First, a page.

• Abstract: Purpose Recent advances in basic science have established that inflammation plays a pivotal role in the pathogenesis of atherosclerosis. Inflammatory cells are thought to be responsible for the transformation of a stable plaque into a vulnerable one. Lymphocytes constitute at least 20 % of infiltrating cells in these vulnerable plaques. Therefore, the interleukin-2 (IL-2) receptor, being overexpressed on activated T lymphocytes, may represent an attractive biomarker for plaque vulnerability. The aim of this study was to evaluate the specificity of radiolabelled IL-2 [99mTc-hydrazinonicotinamide (HYNIC)-IL-2] for imaging the lymphocytic infiltration in carotid plaques in vivo by planar and single photon emission computed tomography (SPECT)/CT imaging and ex vivo by microSPECT and autoradiography. Methods For the in vivo study, ten symptomatic patients with advanced plaques at ultrasound who were scheduled for carotid endarterectomy underwent 99mTc-HYNIC-IL-2 scintigraphy. The images were analysed visually on planar and SPECT images and semi-quantitatively on SPECT images by calculating target to background (T/B) ratios. After endarterectomy, immunomorphological evaluation and immunophenotyping were performed on plaque slices. For the ex vivo studies, four additional patients were included and, after in vitro incubation of removed plaques with 99mTc-HYNIC-IL-2, autoradiography was performed and microSPECT images were acquired. Results Visual analysis defined clear 99mTc-HYNIC-IL-2 uptake in seven of the ten symptomatic plaques. SPECT/CT allowed visualization in eight of ten. A significant correlation was found between the number of CD25+ lymphocytes and the total number of CD25+ cells in the plaque and the T/B ratio with adjacent carotid artery as background (Pearson’s r = 0.89, p = 0.003 and r = 0.87, p = 0.005, respectively). MicroSPECT imaging showed clear 99mTc-HYNIC-IL-2 uptake within the plaque wall and not in the lipidic core. With autoradiography, only CD3+ lymphocytes were found to be labelled. Conclusion These in vivo and ex vivo studies confirm the specificity of 99mTc-HYNIC-IL-2 for imaging activated T lymphocytes in carotid plaques. 99mTc-HYNIC-IL-2 is a true marker for the inflamed plaque and therefore of plaque instability.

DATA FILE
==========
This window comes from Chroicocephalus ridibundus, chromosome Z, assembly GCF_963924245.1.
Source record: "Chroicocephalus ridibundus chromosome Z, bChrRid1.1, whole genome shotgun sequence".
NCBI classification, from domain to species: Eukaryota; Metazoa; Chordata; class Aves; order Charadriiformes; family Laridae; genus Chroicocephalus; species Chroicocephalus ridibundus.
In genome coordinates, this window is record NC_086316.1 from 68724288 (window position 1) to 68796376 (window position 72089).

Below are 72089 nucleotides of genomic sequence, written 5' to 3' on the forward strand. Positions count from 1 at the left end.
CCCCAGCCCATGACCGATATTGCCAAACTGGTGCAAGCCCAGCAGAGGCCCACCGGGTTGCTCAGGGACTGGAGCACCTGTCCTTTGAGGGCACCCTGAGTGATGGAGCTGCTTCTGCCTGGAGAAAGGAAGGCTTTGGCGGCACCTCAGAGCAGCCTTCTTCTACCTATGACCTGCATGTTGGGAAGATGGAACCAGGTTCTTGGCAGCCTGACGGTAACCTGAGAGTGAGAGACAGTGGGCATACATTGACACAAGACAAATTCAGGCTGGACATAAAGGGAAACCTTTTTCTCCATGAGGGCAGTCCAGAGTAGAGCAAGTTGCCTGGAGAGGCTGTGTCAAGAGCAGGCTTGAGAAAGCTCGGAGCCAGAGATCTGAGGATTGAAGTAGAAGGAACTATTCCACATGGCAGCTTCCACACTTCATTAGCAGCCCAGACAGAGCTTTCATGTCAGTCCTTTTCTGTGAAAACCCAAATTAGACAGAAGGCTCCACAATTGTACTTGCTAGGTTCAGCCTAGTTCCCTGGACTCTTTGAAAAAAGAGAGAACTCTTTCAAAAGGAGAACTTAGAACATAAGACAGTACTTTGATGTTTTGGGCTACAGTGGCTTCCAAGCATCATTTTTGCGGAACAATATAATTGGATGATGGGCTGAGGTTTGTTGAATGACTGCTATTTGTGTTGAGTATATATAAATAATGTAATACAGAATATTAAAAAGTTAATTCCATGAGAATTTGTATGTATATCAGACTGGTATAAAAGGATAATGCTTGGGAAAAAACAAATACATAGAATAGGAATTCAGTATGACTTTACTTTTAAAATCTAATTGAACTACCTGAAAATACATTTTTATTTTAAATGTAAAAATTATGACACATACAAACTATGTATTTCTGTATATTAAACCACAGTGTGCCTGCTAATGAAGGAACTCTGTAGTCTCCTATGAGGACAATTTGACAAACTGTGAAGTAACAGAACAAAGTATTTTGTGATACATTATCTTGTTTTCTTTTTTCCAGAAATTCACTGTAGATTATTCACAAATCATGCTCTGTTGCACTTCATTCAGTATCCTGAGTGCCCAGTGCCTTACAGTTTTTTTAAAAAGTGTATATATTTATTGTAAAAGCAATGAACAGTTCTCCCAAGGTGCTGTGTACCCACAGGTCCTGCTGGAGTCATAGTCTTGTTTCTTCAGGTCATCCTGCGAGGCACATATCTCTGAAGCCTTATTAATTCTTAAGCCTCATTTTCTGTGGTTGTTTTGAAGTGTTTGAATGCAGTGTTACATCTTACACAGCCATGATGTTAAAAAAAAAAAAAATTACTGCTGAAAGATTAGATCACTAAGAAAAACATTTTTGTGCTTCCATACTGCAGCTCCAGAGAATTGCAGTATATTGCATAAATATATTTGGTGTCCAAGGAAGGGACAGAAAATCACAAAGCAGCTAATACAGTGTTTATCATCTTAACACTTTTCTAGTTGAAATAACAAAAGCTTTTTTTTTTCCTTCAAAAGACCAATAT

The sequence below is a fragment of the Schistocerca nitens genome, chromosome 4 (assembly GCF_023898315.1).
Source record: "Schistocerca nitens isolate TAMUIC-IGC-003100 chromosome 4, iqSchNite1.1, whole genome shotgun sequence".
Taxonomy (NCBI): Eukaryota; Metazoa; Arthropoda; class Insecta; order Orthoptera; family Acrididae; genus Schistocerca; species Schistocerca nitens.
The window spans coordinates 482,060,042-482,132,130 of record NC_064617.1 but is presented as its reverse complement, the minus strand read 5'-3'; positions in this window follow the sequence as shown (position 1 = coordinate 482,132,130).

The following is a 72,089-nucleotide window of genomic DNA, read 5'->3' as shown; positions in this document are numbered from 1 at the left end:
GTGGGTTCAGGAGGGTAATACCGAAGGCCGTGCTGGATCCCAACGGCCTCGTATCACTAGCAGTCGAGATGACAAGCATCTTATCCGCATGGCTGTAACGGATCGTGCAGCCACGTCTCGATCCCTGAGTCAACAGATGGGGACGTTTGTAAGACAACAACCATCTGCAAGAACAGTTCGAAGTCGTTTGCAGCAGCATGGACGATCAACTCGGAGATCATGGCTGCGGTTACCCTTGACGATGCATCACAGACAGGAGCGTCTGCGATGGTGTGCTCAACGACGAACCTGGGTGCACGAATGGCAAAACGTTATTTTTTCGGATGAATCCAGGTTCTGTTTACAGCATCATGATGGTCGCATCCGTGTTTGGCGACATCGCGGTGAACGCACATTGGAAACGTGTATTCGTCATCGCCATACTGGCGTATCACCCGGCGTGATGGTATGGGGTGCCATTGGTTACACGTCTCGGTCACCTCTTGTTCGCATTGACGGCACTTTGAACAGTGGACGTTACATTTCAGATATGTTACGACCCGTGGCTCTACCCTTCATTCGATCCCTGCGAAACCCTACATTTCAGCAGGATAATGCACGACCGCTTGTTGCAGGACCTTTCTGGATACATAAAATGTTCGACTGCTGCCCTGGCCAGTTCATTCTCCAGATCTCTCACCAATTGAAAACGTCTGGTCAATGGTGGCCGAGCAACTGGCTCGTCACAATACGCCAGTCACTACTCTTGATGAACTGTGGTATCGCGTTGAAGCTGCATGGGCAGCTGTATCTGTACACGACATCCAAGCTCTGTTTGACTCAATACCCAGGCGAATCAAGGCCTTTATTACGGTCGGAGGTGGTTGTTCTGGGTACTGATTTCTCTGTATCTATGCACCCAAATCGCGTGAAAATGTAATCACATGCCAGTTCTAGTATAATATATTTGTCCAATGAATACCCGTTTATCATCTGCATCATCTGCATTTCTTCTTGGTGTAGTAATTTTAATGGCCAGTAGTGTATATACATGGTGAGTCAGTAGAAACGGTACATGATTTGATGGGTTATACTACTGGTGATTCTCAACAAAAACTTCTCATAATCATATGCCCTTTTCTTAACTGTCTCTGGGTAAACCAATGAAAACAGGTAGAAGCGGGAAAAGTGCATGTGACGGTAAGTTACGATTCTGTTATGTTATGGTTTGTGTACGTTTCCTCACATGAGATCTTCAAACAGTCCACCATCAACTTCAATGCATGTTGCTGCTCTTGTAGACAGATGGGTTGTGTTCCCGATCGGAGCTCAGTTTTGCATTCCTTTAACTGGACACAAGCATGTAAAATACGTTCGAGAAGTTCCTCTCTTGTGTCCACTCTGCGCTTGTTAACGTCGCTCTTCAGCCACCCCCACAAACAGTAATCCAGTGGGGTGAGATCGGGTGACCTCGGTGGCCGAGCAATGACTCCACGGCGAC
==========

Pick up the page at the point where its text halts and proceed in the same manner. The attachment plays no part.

PubDate: 2014-09-01